A Beginning

Patagonia, 2007 © Jon-Marc Seimon

Patagonia, 2007 © Jon-Marc Seimon

Duston and I were in Patagonia last year, exhilirating with the magnificent whales around the Peninsula Valdés. One morning we got up before sunrise and drove to the point, Duston in her PJs (one of her favorite things). It was still very dark when I took this picture – the shutter was open for 30 seconds. So what the photograph reveals is something that I actually couldn’t see with my own eyes at the time, and even if it had been light enough, it wouldn’t have looked at all like that because I would have been seeing individual swells and waves; the clouds would have been clearer. Then compound that with the fact that I soon started schnutzing* the image on my Mac... The original is murky and very blue and altogether quite sullen (see for yourself). Why wasn’t that good enough? Why did I change it so much? 

It can be difficult to get started. This is the third time I’m writing the “first” entry in this blog, and at this rate I’ll just keep rewriting it and never get around to writing anything else...

I feel this need to define and explain what I’m doing, and why I’m doing it – that somehow the whole exercise is meaningless unless my goals and motivations are articulated from the get go. At the same time, I recognize the potential that this is the very arena in which I might actually start to shape goals which – if they exist – are too nebulous for me to discern right now. So I’ll have to try and surrender a control-freaky aspect of my personality and just let things evolve on a daily basis.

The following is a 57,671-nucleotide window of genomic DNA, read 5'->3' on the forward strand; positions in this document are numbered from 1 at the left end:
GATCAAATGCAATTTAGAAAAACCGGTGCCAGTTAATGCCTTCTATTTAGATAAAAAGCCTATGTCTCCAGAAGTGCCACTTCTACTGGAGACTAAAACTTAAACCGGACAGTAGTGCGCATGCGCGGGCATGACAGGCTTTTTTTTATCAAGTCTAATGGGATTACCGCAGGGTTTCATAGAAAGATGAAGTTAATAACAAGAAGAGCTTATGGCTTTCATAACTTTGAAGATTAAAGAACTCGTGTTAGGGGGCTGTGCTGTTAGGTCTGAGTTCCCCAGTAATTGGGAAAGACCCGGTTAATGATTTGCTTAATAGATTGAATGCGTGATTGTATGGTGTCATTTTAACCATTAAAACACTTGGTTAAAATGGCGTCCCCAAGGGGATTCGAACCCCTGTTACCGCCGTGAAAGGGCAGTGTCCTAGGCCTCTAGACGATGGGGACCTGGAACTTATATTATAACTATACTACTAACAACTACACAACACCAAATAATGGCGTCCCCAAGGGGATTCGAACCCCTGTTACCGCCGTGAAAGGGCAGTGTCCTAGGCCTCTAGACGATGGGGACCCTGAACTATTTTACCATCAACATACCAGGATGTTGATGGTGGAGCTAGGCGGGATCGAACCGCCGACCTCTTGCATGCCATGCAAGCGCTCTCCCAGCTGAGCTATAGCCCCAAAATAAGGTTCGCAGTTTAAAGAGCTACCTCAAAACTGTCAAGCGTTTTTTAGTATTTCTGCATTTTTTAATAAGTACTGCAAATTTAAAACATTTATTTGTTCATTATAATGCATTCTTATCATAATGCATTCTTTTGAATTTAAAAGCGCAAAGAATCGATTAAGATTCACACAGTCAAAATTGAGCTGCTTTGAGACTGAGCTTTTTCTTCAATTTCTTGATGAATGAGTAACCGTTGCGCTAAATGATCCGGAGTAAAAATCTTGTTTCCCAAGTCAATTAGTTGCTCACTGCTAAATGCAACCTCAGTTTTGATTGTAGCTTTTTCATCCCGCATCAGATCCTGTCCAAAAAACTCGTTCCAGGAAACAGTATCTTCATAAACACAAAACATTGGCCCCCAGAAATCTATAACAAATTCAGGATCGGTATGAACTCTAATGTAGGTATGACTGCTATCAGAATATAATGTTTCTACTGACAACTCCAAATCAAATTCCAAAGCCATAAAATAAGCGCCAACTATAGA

Ultimately, the intention is for this to be about photography – mine, and others’. It’s pretty obvious - look at the rest of the site. My relationship to photography is a perfect reflection of the nebulousness I talk about above. On the one hand, I love taking pictures and then buggering around endlessly with them on the computer. Or sometimes just taking them (more on this soon, I’m sure) and not even looking at them afterwards. But then what? Some of them make it up onto this site, I’ll print a few and stick them up in my office, maybe email some to friends. That’s it. It doesn’t feel like it’s “enough”, but I also don’t want to turn into some sort of production machine. Hmm...

The other big thought relates to “well, what IS a J-M S photograph?” Is there a particular hallmark or characteristic that makes one of my pictures recognizable and distinctive? Years ago I saw the portrait photographer Gregory Heisler speak at the ICP, and he talked about trying to do a gallery show, and not knowing what a “Gregory Heisler photograph” really was. His analysis of this was that he approached every single assignment on its own terms – not “how do I impose my ‘style’ on this, but what would be the best way to tell this story”. He had a vast array of techniques at his disposal (a master, after all), and would pluck out the appropriate arrows from his quiver. Of course, ten years later, when he was asked to do a retrospective, he looked at all of his work – this varied, inconsistent mass – and the answer to his question was easy and obvious; in all of the work, he was immediately able to see what his “style” had become.

* schnutzing – a term that Peter Cunningham and I came up with in the darkroom on Gansevoort street eighteen years ago. Back then it referred to the act of softening the lines on an aging actress’s face by intercepting the beam of light from the enlarger with a piece of crinkled cellophane for a few seconds. The actress in question that day was Glynis Johns. Nowadays I refer to all post-production of photos as schnutzing.